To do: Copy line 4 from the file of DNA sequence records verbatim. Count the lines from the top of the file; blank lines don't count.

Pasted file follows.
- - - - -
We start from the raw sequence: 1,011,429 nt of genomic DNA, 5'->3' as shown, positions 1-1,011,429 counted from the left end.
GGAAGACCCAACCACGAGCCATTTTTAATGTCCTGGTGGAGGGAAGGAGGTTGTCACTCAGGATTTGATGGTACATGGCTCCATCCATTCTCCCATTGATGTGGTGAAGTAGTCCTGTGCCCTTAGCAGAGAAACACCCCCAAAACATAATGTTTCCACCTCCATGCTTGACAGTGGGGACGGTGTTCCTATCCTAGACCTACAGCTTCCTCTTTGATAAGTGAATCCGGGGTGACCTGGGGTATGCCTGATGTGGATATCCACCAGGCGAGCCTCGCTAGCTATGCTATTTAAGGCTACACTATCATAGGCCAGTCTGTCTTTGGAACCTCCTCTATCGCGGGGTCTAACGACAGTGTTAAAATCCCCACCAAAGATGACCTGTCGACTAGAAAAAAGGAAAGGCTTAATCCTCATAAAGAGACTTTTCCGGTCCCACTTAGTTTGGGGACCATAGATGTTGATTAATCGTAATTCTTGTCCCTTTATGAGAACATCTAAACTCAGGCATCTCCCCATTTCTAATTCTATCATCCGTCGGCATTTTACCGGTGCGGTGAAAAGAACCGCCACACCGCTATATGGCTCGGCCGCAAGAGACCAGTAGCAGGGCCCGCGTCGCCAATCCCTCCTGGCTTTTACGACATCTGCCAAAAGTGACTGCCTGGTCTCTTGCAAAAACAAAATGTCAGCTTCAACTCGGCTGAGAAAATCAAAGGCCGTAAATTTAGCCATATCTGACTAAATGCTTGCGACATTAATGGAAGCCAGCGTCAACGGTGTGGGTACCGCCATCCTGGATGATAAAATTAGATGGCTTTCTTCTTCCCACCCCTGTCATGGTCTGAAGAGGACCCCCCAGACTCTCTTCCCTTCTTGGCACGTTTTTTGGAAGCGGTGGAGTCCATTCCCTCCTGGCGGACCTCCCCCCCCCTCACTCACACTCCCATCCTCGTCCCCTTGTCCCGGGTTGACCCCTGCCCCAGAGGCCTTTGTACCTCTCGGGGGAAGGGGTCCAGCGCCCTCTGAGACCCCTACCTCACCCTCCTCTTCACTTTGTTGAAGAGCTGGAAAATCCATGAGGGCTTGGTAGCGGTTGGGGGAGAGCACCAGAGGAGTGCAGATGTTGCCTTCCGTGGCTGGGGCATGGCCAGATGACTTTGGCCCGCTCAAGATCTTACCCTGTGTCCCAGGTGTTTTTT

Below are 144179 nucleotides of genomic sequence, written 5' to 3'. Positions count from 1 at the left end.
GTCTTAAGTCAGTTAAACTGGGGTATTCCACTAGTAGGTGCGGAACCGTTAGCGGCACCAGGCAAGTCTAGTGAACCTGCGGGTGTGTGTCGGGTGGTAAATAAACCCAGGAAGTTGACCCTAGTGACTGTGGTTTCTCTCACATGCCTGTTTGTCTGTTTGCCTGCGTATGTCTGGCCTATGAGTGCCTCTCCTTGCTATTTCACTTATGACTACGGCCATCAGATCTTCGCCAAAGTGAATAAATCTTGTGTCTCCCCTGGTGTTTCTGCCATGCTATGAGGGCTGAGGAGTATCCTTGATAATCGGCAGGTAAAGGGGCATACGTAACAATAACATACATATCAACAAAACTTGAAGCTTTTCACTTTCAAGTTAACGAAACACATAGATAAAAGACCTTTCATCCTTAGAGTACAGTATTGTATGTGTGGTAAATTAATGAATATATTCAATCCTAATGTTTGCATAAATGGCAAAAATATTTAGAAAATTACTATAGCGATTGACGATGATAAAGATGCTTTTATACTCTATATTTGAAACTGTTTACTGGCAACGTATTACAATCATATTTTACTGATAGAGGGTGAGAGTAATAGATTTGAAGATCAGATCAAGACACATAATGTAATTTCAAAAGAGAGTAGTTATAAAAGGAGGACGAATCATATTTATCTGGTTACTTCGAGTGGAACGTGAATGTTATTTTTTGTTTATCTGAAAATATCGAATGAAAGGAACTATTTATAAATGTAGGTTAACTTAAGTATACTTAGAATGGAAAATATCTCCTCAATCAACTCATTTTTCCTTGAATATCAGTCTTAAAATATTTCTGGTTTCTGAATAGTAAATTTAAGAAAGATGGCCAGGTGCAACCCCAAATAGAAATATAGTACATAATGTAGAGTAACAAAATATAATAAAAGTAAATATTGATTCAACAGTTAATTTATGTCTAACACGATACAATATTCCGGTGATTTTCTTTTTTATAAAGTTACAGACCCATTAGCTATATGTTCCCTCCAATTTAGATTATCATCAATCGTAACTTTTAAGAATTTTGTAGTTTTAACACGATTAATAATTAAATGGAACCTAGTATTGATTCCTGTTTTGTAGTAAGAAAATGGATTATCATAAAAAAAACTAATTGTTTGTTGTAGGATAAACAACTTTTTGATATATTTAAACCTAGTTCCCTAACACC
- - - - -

GTCTTAAGTCAGTTAAACTGGGGTATTCCACTAGTAGGTGCGGAACCGTTAGCGGCACCAGGCAAGTCTAGTGAACCTGCGGGTGTGTGTCGGGTGGTAAATAAACCCAGGAAGTTGACCCTAGTGACTGTGGTTTCTCTCACATGCCTGTTTGTCTGTTTGCCTGCGTATGTCTGGCCTATGAGTGCCTCTCCTTGCTATTTCACTTATGACTACGGCCATCAGATCTTCGCCAAAGTGAATAAATCTTGTGTCTCCCCTGGTGTTTCTGCCATGCTATGAGGGCTGAGGAGTATCCTTGATAATCGGCAGGTAAAGGGGCATACGTAACAATAACATACATATCAACAAAACTTGAAGCTTTTCACTTTCAAGTTAACGAAACACATAGATAAAAGACCTTTCATCCTTAGAGTACAGTATTGTATGTGTGGTAAATTAATGAATATATTCAATCCTAATGTTTGCATAAATGGCAAAAATATTTAGAAAATTACTATAGCGATTGACGATGATAAAGATGCTTTTATACTCTATATTTGAAACTGTTTACTGGCAACGTATTACAATCATATTTTACTGATAGAGGGTGAGAGTAATAGATTTGAAGATCAGATCAAGACACATAATGTAATTTCAAAAGAGAGTAGTTATAAAAGGAGGACGAATCATATTTATCTGGTTACTTCGAGTGGAACGTGAATGTTATTTTTTGTTTATCTGAAAATATCGAATGAAAGGAACTATTTATAAATGTAGGTTAACTTAAGTATACTTAGAATGGAAAATATCTCCTCAATCAACTCATTTTTCCTTGAATATCAGTCTTAAAATATTTCTGGTTTCTGAATAGTAAATTTAAGAAAGATGGCCAGGTGCAACCCCAAATAGAAATATAGTACATAATGTAGAGTAACAAAATATAATAAAAGTAAATATTGATTCAACAGTTAATTTATGTCTAACACGATACAATATTCCGGTGATTTTCTTTTTTATAAAGTTACAGACCCATTAGCTATATGTTCCCTCCAATTTAGATTATCATCAATCGTAACTTTTAAGAATTTTGTAGTTTTAACACGATTAATAATTAAATGGAACCTAGTATTGATTCCTGTTTTGTAGTAAGAAAATGGATTATCATAAAAAAAACTAATTGTTTGTTGTAGGATAAACAACTTTTTGATATATTTAAACCTAGTTCCCTAACACC